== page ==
Stage Company Director David Carroll calls “The Diary of Anne Frank” one of the most challenging plays he has ever directed. He also says, it has been among the most rewarding.
As most people know, the play is based on the actual writings of Anne Frank, who kept a diary while she was hiding for two years with her family during the Nazi occupation of the Netherlands of World War II.
It is a difficult and dark subject matter to portray on the stage, but the power of the story comes from Frank, who was just a girl, emerging into the very beginnings of womanhood, as the story takes place.
Caitlin Dollins portrays Anne Frank in this production, and perfectly captures Frank’s spirit. Frank was a spirited girl, which did not necessarily make her life easier in this situation of being forced to live in hiding under highly stressful circumstances. As with most girls her age, she was dealing with the typical challenges of getting along with parents, and trying to figure herself out, and facing the perplexing hormone drives young women face. I was amazed at Dollins’ performance. She is a young girl herself, but yet managed to capture the complexity of Anne Frank’s character.
It is these every day challenges that audiences recognize, and also give the play lighter moments, as we all recall those challenges of youth. It is beyond our imagination to think of dealing with those challenges at the same time facing the very real threat to our own life, and the lives of everyone we hold dear. Yet somehow Anne Frank maintained her optimism in her own future, and in the overall goodness of humanity.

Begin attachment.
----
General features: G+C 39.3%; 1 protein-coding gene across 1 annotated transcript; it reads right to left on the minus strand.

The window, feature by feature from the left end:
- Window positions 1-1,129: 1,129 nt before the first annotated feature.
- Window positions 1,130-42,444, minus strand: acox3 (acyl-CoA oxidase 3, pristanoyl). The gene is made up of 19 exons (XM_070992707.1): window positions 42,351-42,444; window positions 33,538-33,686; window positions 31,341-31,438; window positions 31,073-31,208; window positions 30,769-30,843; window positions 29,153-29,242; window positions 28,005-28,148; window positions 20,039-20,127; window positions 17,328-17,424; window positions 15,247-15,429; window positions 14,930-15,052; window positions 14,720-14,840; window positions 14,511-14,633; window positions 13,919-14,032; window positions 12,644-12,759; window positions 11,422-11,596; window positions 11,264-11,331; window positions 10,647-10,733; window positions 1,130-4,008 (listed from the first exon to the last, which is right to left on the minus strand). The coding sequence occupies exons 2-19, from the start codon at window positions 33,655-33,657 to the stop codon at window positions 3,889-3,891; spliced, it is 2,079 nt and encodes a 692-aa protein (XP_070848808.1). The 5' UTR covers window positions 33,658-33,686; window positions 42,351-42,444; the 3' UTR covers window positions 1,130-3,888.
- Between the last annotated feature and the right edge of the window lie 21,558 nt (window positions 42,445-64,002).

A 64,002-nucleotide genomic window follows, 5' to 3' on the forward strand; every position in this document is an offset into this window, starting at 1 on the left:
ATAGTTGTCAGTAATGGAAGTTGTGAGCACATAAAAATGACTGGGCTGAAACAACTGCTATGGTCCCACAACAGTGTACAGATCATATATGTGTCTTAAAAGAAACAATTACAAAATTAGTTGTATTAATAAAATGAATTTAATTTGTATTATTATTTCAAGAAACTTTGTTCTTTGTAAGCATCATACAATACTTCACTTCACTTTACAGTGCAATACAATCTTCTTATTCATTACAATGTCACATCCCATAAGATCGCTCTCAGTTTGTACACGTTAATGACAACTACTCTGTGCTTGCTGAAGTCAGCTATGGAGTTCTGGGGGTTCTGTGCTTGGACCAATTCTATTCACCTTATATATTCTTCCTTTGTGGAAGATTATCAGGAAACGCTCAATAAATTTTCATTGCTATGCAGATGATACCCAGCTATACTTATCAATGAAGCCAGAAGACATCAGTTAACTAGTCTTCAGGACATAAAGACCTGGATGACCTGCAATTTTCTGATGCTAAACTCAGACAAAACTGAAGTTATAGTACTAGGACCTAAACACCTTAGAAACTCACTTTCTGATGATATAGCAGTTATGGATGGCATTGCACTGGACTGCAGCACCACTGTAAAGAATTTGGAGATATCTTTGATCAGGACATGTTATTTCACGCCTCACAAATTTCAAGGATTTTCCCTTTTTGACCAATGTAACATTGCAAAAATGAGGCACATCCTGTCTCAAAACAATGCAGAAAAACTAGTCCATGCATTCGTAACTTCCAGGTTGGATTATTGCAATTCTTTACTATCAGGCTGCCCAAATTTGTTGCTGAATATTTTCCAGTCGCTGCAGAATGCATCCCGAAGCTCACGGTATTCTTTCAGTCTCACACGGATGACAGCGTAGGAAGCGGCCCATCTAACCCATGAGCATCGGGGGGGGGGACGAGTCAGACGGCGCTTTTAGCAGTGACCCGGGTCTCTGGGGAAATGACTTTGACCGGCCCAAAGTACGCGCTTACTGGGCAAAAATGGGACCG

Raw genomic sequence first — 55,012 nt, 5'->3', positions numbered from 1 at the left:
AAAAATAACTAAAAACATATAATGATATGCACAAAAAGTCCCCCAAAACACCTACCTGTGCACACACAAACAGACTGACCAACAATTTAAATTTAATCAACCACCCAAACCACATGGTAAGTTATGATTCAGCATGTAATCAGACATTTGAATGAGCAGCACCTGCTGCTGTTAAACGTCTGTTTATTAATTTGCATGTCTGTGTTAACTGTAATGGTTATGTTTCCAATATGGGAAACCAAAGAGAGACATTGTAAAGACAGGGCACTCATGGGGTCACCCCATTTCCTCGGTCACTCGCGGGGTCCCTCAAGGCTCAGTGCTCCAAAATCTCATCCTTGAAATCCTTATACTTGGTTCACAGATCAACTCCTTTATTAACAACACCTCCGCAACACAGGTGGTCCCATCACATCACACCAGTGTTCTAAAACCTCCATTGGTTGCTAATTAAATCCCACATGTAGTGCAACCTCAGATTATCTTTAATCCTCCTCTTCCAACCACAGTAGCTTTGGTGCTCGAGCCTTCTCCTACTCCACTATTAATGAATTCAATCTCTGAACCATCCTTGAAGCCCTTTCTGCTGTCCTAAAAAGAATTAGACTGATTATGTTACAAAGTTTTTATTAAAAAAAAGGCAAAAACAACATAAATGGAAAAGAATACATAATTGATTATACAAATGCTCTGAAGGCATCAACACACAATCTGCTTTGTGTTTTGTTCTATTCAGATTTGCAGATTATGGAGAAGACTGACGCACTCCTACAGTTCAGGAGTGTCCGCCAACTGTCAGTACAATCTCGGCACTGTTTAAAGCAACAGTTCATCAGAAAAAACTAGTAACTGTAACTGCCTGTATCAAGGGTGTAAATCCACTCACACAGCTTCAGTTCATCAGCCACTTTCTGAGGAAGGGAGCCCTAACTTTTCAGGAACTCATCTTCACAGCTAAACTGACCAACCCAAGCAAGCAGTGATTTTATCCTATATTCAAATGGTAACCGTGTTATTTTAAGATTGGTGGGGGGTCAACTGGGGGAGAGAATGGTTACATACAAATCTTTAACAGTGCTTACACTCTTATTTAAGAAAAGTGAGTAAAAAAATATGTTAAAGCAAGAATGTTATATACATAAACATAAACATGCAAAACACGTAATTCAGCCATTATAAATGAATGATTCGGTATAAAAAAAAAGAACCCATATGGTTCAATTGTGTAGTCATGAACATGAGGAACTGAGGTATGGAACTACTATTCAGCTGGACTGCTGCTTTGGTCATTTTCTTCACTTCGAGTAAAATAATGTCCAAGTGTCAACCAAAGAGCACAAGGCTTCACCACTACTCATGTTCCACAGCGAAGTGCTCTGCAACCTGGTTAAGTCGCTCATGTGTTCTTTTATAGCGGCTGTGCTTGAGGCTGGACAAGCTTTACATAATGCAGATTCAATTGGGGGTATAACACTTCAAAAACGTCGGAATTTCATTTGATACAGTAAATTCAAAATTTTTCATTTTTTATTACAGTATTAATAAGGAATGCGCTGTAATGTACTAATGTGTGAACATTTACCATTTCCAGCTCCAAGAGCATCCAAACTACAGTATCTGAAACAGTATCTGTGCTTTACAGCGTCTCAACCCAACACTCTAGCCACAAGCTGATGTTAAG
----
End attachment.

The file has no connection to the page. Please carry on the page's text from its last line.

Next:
Darrell Taylor played the role of Mr. Frank, bringing to the character the courage and balance of Mr. Frank, who frequently was playing the role of peacemaker in a home in which its occupants were constantly on edge. In Taylor’s final speech as Mr. Frank, I could hear his voice cracking with emotion when telling about learning of the fate of his beloved daughter. That is acting, because it did not feel like acting. It felt real.
All of the actors did an outstanding job, but one of the characters who intrigued me most was Mr. Dussel, portrayed by Michael Hibler.
He was the lone character in the story without any real connections to the others, who all had family connections and friendship connections with one another.
I could feel Dussel’s sense of isolation, and his fear. Obviously he feared death. But I think more than anything, he feared dying alone. And yet he knew that was likely to be his fate. Hibler portrayed that feeling of isolation in a quiet, yet stunning manner.
Carroll admits he has never worked with a finer or more dedicated cast. From the very beginning, he said, they were all committed to doing the story justice.
It’s a story humanity would rather not have to remember, yet we must.
And that is the reason you should see this play.
You think this surely could never happen again.
But it likely will.
Because as this story dramatized, humanity has the potential for great goodness, and great evil.
The trick is to figure out which we are seeing. It is not always easy to discern between the two.
It requires careful observance.
See “The Diary of Anne Frank” at the Historic Rodgers Theatre, March 20, 21, 27, and 28 at 7:30 p.m. There is also a 3 p.m. matinee on March 29.
Mr. Frank Darrell Taylor
Miep Rachel Stiber
Mrs. Van Daan Hilary Taylor
Mr. Van Daan Josh Taylor
Peter Van Daan Aaron Taylor
Mrs. Frank Hilary Lawson
Margot Frank Emma Owens
Anne Frank Caitlin Dollins
Mr. Kraler Chris Nowak
Mr. Dussell Michael Hibler
German Soldier Tony Miller
Assistant Director Hilary Lawson
Stage Crew Vanessa Todd
Lights James Kilgore
Sound Mike Malone and Gary Dollins
Director David Carroll
Connie Taylor and Vicki Davison – Sets/Props/ Costumes
Tracy Tarpley – Stage Manager
Vanessa Todd – Stage Crew
Gary Dollins and Mike Malone – Sound
JD and Keyven Dunn – Set Construction.
James Kilgore – Lights
Photos by Bill Clanahan